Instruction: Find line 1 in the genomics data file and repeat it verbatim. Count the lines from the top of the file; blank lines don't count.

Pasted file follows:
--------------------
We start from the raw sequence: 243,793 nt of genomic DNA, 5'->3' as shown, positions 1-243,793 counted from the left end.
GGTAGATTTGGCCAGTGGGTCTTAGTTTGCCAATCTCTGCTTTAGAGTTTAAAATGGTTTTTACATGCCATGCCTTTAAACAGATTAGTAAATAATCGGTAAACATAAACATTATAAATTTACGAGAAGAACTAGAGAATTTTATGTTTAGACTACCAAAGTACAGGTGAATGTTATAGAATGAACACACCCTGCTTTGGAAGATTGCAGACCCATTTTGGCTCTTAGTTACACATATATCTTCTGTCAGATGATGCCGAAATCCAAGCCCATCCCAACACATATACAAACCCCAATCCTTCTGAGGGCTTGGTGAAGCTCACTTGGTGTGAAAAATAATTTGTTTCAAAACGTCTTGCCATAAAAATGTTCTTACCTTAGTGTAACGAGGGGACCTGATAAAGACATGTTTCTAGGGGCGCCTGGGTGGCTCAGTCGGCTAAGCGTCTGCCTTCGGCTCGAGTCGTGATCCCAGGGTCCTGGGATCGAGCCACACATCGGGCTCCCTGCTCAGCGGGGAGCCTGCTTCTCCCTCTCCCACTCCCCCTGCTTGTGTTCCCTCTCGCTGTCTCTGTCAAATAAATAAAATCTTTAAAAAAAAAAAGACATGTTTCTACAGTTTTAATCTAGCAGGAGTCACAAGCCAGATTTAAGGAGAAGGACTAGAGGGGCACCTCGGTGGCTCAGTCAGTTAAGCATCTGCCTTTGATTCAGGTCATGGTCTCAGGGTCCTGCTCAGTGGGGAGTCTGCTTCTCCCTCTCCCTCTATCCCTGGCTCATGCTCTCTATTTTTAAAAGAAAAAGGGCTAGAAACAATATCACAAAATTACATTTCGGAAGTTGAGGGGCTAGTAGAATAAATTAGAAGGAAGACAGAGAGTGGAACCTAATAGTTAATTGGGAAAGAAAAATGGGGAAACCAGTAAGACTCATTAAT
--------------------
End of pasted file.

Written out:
We start from the raw sequence: 243,793 nt of genomic DNA, 5'->3' as shown, positions 1-243,793 counted from the left end.